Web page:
Fortunately for Republicans, they are mostly sheltered by rampant gerrymandering within the state. Texas has no competitive state Senate races, one competitive U.S. house race, and roughly a dozen competitive state house races. Yet Trump is still is having an effect on races, which can perhaps best be seen in District 23’s House race between incumbent Republican Will Hurd and Democrat Pete Gallego.

“Much of Gallego’s campaign is based on trying to link Hurd to Trump and forcing Hurd to be in a no-win situation of either denouncing Trump and alienating Republicans and potentially hurting himself in future Republican primaries or not-denouncing Trump and running the risk of incurring the wrath of Latino voters,” Jones said.

Although he is expected to perform more poorly with Texas Hispanics than Mitt Romney, who won 29% of their vote, it’s not entirely clear whether Trump has damaged the Republican brand with Latinos beyond 2016. Cal Jillson, Professor of Political Science at Southern Methodist University, is skeptical that Trump has created lasting damage.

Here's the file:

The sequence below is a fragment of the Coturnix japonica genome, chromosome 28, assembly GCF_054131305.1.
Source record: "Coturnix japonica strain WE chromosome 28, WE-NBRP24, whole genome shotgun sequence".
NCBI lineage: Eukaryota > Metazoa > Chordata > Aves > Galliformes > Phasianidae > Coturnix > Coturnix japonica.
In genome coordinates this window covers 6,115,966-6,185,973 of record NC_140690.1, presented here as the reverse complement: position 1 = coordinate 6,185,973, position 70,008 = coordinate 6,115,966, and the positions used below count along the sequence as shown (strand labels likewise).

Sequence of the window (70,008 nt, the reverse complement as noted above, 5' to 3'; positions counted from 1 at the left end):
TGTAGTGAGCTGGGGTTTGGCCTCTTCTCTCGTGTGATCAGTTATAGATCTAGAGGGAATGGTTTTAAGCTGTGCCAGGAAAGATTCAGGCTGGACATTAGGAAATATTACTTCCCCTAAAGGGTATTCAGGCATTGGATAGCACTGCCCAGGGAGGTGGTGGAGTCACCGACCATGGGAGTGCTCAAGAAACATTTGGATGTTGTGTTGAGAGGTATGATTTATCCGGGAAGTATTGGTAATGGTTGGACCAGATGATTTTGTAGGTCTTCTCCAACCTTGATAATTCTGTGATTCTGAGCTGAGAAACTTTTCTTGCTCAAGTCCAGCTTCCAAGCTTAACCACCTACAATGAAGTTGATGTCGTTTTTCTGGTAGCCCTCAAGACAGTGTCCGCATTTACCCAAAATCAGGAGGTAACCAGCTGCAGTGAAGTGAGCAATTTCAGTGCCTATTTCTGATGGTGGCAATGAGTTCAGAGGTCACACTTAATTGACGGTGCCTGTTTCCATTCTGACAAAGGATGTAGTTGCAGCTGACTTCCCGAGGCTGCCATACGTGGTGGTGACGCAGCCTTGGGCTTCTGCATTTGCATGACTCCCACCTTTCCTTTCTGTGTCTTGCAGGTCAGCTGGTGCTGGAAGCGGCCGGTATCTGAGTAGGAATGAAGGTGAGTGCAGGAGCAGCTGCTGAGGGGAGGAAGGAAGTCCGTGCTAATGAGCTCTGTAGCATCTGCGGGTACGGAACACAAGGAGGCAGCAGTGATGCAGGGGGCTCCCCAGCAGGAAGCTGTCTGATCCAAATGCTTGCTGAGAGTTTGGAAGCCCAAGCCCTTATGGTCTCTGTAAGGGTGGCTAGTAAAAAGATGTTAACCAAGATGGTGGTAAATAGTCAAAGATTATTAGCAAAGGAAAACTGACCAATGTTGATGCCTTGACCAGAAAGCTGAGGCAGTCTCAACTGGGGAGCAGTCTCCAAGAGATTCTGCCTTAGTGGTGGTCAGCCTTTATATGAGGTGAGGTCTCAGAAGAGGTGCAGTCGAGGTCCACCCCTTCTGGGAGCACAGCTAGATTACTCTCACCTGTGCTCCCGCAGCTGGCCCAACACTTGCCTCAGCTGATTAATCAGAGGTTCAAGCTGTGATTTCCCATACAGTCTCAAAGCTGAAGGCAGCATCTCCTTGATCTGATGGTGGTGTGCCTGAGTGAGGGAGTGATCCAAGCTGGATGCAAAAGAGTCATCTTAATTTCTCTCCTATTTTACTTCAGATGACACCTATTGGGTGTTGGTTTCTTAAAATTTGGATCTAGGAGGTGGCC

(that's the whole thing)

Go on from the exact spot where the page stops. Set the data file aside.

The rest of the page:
“Nothing is permanent in politics, because the next candidate might have a credible history and a way to relate to the Latino community,” said Jillson.

As recently as 2014, Republicans have had very real success within the Latino community. Current Republican governor Greg Abbott made reaching out to the Latino community a big priority of his campaign, even airing his first campaign commercial in Spanish on Univision. This outreach paid off in a big way – Abbott won 44% of the Latino vote. His success shows that a large Latino population does not have to be a death knell for the Republican Party. Nevada and New Mexico, two states with large Latino populations that both have Hispanic Republican governors, serve as other models for the Republican Party to follow. Latinos do not simply represent a voting bloc, and Donald Trump’s rhetoric will likely not be enough to turn them permanently against the Republican brand.